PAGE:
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L'Etrangleur, Jacques Tardi
posted May 5, 2006
Jacques Tardi is haunting my time in France. I've been living in a small town in northeastern France since the beginning of April (the main reason that these columns have been so few and far between recently -- Internet access in remote rural French villages, and even some major cities, being next to non-existent). Since arriving here, I've had Tardi on the brain, and now I think that he might be stalking me.
The Tardi thing started early. On my way here after Fumetto I picked up a run of the first five issues of RAW
from a friend who owns a comic book store in Germany, and I started thinking about Tardi because of his short stories ("Manhattan", a chapter from It Was The War of the Trenches
) that appeared in that magazine. Re-reading those pieces inspired a trip through Verdun on the way home from a weekend in Bruxelles, visiting the trenches, the battlefields, the cemeteries, and the ossuary that mark more than 100,000 dead in an utterly pointless war.
I find it interesting how calcified our view of the First World War is. Whether in Tardi's work, or in films from Paths of Glory
to A Very Long Engagement
, the image of trench warfare is one of unending rain, shivering cold, and pointless, bloody death. For me, Tardi more than anyone, captures the brutal spirit of the encounter, his page-width panels full of detail contrasting sharply with the isolated, lonely, and tragically doomed figures. To visit Verdun one cannot help but recreate the now beautiful, sunny, treed valleys through Tardi's jaded eyes.
Last weekend I was in Paris, where I picked up very little in the local comic shops, this being a sort of post-Angouleme pre-summer down period for new releases (I suppose). One thing that I did pick up, however, were the first two issues of L'Etrangleur
, the serialization of a new graphic novel by Tardi. This work is being initially released by Casterman as a series of 16-page newspapers (on very nice quality paper), before being collected this Fall as Le Secret de l'Etrangleur
. Adapted from Pierre Siniac's novel, Monsieur Cauchemar
, the story is set in Paris in 1959 during a strike by the police. Foggy, cold weather, a police strike, these are perfect conditions for The Strangler who goes on a killing spree (two dead so far). But for what reason?
The story is told largely from the point-of-view of the Strangler, a bookseller named Valentin Esbirol. No motive is hinted at as of yet, and his entire disposition is icily removed from his crimes. The issue here has nothing to do with the question "who is the Strangler" but why is he doing this? What is his secret? And why does he now hope to enlist the young son of a police officer? I can't spoil the ending for you, as I haven't read the novel and the next issue won't be out for a week or two! This is perfect serial material (the feuilleton being a notable obsession of Tardi's), and Casterman has done a magnificent job with the presentation in this unusual format. The newspapers look like real papers, and that include news reports about the Strangler on the front page as well as political stories (by Dominique Grange) on the back. They are a bargain at 1.80€.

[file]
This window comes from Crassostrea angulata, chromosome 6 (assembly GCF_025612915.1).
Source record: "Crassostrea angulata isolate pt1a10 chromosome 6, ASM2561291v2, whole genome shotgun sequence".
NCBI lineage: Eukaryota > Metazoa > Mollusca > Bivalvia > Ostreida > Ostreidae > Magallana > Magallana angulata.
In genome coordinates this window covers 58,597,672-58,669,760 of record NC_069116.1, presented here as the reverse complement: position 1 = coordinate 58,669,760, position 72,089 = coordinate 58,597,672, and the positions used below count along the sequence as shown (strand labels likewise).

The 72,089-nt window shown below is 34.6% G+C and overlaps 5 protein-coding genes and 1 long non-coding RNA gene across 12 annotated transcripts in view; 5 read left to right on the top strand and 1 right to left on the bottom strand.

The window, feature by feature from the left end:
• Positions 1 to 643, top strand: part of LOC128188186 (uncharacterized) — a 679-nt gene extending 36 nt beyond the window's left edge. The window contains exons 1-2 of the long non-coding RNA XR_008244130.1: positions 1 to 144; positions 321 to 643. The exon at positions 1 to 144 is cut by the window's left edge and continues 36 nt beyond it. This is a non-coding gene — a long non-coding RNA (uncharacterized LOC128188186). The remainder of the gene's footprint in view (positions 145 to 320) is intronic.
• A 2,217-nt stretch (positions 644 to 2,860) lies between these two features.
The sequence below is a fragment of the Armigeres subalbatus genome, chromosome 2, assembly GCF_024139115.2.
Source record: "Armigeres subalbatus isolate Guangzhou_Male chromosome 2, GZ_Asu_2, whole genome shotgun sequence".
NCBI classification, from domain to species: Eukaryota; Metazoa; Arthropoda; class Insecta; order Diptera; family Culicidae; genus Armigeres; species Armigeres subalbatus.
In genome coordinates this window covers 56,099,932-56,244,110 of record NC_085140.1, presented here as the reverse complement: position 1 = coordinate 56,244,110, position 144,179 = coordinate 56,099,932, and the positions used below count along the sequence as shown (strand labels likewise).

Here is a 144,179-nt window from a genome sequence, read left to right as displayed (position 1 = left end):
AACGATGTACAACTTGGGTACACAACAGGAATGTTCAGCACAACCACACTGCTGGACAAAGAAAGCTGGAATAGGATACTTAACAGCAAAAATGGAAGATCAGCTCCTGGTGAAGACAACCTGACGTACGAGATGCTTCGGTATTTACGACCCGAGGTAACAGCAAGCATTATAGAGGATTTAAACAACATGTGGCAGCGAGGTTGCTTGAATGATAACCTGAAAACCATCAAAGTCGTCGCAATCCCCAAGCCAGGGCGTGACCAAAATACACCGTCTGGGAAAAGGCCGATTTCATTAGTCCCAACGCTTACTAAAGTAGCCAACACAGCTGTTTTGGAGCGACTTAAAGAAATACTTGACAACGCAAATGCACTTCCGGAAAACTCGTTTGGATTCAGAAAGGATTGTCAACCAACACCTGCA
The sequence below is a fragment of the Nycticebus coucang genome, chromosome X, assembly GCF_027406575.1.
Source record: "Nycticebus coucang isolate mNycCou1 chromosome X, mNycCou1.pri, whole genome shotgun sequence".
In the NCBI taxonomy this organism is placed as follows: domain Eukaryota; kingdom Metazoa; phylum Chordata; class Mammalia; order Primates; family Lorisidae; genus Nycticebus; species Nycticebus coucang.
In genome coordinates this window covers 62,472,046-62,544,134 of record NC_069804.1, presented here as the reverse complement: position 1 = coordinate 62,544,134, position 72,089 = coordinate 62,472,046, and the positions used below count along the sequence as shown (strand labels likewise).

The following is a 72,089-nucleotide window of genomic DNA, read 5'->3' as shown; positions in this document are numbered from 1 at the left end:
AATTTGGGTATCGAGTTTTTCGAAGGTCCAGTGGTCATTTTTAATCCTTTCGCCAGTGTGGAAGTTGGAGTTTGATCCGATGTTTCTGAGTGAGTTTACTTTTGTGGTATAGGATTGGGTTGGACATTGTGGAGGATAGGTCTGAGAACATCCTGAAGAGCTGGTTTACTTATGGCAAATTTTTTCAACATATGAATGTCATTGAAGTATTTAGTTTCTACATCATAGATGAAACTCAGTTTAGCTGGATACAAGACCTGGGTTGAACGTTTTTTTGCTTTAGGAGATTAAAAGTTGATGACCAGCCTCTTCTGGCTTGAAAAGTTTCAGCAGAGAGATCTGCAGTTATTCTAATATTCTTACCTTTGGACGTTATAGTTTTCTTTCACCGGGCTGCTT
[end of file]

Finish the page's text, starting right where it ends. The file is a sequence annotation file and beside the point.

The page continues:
I didn't read these issues when I was in Paris but did so on returning to my little village. I was struck, therefore, that the opening scene takes place on rue de la Gaite, the same street as my hotel from a few days before. When the Strangler stalks his first victim he passes from rue de la Gaite to boulevard Edgar-Quinet, along the cemetary, across Raspail, down Montparnasse and to rue de la Grand-Chaumiere. Those are the streets that I walked only a few days prior (and which now flow around the grotesquely out-of-place Tour Montparnasse). Re-reading these scenes, one is struck by the image of Paris as it once was -- absent the McDonald's on the corner of Montparnasse, for example.
What amazes me is that it is literally possible to trace your way through Paris using Tardi's books as a map, even when those books are set decades in the past. So great is his skill as a cartoonist that he is able, almost casually, to change the way that you see the geography of his city, and the history of his country. Is there a greater living cartoonist? I'm happy that his work still holds the power to haunt me.